There wasn’t a chance in hell Pablo would avoid asking the one question I’m not fond of answering.
“Where are you from?” he said.
I arranged my features into their now familiar half-apologetic, half dumb-blonde-girl pose. The message is clear. I’m English, but I’m far too nice to know anything about the Falklands.
Pablo didn’t care. We were fighting a very different battle, pitting toe against ankle, slide against shuffle. It was an all-out war of wobbles. All is fair in love, war and tango, especially if you can’t agree on the steps.
Pablo’s army goes something like this. He’s thirty-five and bearded, with wispy Argentine hair that falls somewhere below his ears. He’s Buenos Aires born and bred and this beginner class is not his first rodeo.
My army has no weapons, except that after two years of relentless salsa in Bogotá (at one time I was dancing six hours a week) something has finally happened to my brain. While my rhythm and poise are still hopeless, I find it strangely easy to learn new steps.
“This is very nice Pablo,” I said, conscious of the difficulties of negotiating the average Latin male ego. “But we need to take two steps before we step to the side.”
He shook his head and continued to move me in an unsatisfying one-step square. Then he switched to English, as if to remind me of my place in our shared tango world, “Is very good this way. No problem, no problem.”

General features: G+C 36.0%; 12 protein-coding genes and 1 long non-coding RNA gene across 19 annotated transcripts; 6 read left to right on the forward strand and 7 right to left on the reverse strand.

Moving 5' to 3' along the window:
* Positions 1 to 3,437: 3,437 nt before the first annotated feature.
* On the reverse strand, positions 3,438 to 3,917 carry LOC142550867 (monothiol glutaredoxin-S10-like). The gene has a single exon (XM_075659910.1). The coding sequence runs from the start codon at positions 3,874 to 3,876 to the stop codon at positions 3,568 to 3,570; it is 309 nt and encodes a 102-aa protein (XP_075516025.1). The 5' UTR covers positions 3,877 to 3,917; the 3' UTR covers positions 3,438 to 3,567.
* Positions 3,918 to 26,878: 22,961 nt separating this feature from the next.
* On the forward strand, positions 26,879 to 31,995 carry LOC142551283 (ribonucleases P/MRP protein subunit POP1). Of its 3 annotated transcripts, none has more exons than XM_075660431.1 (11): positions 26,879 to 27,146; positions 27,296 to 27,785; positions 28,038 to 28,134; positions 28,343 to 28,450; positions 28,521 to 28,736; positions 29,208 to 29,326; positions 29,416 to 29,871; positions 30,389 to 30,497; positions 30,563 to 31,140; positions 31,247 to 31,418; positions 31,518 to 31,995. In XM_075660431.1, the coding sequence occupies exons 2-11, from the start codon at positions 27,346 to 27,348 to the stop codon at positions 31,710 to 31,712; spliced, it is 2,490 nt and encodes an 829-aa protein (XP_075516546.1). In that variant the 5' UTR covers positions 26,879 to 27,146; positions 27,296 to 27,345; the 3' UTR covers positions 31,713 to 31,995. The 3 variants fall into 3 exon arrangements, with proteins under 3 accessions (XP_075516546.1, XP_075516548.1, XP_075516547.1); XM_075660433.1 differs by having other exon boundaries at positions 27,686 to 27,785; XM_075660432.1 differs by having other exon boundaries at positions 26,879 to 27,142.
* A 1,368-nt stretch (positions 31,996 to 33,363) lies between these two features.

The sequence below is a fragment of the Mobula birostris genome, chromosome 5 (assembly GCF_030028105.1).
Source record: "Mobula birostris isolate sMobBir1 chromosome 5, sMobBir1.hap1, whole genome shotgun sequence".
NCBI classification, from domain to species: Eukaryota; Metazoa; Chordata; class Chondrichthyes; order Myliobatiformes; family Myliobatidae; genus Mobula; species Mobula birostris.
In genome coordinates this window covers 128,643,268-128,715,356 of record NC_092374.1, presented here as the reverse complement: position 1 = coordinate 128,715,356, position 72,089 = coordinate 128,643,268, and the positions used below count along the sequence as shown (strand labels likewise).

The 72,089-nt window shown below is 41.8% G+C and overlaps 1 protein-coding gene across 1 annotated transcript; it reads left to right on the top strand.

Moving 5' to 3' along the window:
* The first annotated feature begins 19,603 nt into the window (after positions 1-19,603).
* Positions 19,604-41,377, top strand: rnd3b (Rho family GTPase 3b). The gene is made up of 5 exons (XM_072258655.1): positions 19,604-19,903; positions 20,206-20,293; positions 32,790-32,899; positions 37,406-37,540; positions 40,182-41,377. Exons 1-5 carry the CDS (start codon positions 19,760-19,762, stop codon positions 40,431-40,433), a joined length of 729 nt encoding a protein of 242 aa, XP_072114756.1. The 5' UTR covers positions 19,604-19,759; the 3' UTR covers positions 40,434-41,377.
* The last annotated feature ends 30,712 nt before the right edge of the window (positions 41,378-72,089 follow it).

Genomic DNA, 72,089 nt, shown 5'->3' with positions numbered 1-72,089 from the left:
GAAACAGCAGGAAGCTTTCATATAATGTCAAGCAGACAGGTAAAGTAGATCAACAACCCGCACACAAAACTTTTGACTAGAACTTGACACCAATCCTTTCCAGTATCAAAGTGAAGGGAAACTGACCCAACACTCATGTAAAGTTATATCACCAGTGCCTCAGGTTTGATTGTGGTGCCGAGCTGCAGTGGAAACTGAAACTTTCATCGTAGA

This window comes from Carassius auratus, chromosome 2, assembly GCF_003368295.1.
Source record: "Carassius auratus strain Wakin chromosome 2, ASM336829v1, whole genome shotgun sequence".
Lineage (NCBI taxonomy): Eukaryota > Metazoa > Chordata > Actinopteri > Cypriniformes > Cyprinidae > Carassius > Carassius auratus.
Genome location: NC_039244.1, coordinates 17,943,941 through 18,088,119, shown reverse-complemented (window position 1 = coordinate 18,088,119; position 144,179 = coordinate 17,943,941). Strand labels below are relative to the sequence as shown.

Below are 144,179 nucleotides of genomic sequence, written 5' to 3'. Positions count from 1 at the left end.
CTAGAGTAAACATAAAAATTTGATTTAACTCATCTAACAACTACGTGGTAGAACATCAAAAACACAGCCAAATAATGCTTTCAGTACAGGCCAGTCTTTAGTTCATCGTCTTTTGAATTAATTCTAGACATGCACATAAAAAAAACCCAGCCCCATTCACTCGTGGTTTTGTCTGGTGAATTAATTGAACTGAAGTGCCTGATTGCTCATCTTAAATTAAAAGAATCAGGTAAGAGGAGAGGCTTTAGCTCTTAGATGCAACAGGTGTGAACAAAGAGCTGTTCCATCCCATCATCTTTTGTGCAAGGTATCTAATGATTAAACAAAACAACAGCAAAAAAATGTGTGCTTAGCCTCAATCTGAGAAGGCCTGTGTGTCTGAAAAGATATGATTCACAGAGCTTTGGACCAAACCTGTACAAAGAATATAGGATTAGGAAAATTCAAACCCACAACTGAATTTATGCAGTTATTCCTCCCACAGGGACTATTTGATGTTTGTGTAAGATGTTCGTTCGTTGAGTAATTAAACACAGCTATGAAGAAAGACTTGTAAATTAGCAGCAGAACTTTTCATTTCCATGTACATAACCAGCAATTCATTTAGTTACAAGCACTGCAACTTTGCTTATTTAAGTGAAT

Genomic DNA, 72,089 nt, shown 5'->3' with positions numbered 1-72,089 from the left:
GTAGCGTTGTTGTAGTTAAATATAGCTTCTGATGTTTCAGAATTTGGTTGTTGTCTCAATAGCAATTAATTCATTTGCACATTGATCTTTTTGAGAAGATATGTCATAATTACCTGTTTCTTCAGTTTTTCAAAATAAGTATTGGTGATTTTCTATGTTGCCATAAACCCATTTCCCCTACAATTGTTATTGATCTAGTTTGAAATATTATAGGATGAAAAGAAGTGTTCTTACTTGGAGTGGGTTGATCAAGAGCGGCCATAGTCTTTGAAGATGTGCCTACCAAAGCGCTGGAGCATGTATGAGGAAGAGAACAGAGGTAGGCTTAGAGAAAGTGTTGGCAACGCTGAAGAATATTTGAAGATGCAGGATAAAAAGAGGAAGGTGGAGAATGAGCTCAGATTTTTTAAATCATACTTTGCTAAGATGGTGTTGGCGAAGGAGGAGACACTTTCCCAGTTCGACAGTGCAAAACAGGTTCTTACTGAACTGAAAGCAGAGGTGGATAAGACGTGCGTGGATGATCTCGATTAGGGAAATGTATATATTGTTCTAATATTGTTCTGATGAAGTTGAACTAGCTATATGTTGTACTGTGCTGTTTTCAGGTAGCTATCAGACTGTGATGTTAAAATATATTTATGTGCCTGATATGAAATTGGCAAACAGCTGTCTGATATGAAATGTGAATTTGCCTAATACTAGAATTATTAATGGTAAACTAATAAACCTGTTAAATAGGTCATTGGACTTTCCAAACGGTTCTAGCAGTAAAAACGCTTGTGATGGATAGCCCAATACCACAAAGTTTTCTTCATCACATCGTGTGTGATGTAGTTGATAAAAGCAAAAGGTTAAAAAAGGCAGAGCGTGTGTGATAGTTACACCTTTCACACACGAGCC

Can I help it if I like to do things properly? If you pay for a dance class, you should follow the teacher. Our class was being held in a famous Buenos Aires tango hall called La Catedral, which only underlined my faith in the art of concentrate, follow and repeat.
I struggled with Pablo for an hour before falling into the arms of an Italian, Emilio. Tango has eight basic steps (forward on the left, side on the right, back on the left, back on the right, cross the left, shift your weight forward so you can step back on the right, side to the left and start again) Easy to learn, difficult to master. Emilio and I practised those eight steps over and over again.
We undertook a few hip swirls and tried walking with one foot in front of the other, which is more difficult than it sounds. I loved it and was high on the adrenaline of a girl who adores dancing and has the good fortune to have a dance-mad Colombian boyfriend at home who has already suggested taking tango classes in Bogotá.
I flopped beside Sofia, a Finnish blonde, and after ten minutes of shared delight about the wonders of tango, I told her about Pablo. She was not supportive.
“You should just feel the music and move,” she said.
I hate it when people say that about dancing. It’s right up there with asking a question about Spanish grammar and being told, “Just say whatever sounds right.”
“Besides,” Sofia continued. “Pablo is Argentine. He’ll know what he’s doing. That’s what I was doing with my partner, just feeling the beat and moving.”
There was a long pause.
“I’m not really like that,” I said. “I paid my money. I just wanted to follow the class.”
Sofia smiled and would have patted me on the head had I not felt a tap on my shoulder. It was Pablo.
“You were right Victoria,” he laughed. “Remember what you said about the two steps? You were right.”
Sofia said nothing. I was full of English grace.
“Oh?” I said. “I’m sure it’s not important.”
It is important. We blonde girls may know little about the Falklands but we do know that when victory comes in a Buenos Aires tango hall, it tastes very, very sweet indeed.